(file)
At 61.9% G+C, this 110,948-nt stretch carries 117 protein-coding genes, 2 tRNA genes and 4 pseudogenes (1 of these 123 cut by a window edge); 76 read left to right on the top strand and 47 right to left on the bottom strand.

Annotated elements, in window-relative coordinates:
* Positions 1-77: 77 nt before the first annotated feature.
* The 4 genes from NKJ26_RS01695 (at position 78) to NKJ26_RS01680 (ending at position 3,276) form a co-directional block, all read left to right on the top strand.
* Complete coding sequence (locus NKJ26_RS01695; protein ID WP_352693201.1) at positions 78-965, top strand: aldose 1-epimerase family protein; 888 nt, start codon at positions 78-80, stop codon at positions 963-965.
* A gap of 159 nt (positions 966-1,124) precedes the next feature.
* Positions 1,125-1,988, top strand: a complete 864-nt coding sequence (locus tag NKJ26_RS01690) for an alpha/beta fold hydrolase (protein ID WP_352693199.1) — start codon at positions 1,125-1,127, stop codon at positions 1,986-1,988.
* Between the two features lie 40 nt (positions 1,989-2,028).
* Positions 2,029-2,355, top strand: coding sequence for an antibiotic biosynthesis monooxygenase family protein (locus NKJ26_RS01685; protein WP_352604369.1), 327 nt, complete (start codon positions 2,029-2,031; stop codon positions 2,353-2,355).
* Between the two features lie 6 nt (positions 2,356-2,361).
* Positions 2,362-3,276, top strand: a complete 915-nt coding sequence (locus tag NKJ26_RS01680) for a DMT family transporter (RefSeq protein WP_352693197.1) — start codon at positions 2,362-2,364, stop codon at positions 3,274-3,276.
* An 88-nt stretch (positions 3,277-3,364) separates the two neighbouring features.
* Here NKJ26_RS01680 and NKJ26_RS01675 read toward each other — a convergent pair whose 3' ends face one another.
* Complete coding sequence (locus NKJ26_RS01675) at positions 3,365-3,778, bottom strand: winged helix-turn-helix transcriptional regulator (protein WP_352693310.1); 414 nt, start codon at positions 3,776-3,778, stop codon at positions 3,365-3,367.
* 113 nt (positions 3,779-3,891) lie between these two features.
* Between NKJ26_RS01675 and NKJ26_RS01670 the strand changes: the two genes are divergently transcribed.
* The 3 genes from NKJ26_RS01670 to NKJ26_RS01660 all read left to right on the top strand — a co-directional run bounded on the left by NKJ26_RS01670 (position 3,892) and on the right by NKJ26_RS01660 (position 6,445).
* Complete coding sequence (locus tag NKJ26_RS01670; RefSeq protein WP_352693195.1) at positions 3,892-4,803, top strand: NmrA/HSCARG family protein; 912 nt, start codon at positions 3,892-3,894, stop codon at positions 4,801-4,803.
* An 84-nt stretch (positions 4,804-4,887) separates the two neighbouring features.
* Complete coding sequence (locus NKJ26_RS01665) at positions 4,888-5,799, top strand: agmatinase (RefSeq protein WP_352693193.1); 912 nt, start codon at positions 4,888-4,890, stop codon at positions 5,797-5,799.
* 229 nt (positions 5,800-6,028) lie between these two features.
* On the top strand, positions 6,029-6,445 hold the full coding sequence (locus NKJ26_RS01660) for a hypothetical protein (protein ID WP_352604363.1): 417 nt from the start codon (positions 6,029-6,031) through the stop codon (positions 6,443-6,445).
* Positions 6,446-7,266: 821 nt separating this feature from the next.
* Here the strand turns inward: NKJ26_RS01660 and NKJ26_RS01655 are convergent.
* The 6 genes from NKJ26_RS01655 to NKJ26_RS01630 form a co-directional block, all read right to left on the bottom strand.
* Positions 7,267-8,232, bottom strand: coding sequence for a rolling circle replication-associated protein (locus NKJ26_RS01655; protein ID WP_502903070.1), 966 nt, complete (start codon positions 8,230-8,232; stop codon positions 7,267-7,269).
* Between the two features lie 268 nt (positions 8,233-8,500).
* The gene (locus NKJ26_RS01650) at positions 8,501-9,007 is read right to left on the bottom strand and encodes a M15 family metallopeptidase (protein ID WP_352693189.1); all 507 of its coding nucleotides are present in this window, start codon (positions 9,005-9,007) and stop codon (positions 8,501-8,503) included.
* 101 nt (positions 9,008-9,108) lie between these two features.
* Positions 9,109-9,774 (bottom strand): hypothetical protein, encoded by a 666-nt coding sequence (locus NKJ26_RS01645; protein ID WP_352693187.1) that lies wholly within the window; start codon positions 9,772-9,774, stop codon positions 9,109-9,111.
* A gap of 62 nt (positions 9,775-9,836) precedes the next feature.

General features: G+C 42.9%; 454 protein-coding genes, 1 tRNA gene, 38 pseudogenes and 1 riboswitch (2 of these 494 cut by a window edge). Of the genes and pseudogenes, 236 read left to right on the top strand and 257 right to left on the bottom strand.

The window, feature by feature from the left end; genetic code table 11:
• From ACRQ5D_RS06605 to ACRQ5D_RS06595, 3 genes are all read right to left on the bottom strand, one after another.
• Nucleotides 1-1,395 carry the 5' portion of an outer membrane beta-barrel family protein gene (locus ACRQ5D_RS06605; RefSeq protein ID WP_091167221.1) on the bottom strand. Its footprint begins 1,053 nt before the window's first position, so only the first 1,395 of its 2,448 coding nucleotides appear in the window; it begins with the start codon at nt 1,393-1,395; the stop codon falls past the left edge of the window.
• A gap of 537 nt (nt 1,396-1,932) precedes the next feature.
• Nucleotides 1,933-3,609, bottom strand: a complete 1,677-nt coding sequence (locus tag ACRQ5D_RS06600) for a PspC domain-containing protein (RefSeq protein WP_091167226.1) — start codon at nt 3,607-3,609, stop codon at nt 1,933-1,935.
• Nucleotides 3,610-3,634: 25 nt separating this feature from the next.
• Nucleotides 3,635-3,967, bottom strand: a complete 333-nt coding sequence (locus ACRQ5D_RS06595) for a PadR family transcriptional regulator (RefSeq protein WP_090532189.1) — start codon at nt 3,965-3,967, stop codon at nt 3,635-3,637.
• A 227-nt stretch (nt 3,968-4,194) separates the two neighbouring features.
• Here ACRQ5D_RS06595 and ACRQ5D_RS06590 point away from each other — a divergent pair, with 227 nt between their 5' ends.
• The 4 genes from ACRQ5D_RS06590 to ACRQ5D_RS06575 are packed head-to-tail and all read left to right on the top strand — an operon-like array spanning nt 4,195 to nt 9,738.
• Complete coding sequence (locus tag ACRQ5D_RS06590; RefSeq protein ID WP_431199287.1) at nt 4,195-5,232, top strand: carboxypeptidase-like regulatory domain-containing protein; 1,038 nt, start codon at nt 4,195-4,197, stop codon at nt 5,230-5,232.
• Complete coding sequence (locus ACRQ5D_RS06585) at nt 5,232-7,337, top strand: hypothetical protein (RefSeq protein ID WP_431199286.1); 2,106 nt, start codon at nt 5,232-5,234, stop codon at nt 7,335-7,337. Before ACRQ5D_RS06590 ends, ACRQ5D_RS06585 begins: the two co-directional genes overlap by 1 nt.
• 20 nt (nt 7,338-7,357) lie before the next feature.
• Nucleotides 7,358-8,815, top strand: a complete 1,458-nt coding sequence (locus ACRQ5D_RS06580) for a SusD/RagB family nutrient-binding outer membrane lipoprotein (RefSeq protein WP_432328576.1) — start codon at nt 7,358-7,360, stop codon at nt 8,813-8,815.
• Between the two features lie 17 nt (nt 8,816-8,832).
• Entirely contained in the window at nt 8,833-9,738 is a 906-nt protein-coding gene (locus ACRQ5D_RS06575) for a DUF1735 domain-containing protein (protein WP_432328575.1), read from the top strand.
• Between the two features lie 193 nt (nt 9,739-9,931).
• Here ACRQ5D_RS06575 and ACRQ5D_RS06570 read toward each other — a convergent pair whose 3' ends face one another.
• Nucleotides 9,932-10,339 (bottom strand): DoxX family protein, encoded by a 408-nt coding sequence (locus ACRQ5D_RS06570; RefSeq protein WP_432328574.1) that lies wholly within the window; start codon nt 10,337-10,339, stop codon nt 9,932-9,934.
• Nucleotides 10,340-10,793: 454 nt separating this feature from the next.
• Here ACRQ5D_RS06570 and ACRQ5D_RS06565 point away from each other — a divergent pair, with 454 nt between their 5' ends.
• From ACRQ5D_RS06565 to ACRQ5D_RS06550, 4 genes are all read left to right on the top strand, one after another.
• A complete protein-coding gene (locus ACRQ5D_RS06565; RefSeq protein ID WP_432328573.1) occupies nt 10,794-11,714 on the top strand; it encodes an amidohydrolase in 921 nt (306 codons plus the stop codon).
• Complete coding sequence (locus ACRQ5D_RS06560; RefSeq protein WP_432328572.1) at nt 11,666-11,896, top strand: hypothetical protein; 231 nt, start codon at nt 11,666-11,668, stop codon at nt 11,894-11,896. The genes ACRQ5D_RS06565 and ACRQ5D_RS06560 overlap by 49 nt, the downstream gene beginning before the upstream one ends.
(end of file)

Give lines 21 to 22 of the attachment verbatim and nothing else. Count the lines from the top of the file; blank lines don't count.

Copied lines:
* 229 nt (positions 5,800-6,028) lie between these two features.
* On the top strand, positions 6,029-6,445 hold the full coding sequence (locus NKJ26_RS01660) for a hypothetical protein (protein ID WP_352604363.1): 417 nt from the start codon (positions 6,029-6,031) through the stop codon (positions 6,443-6,445).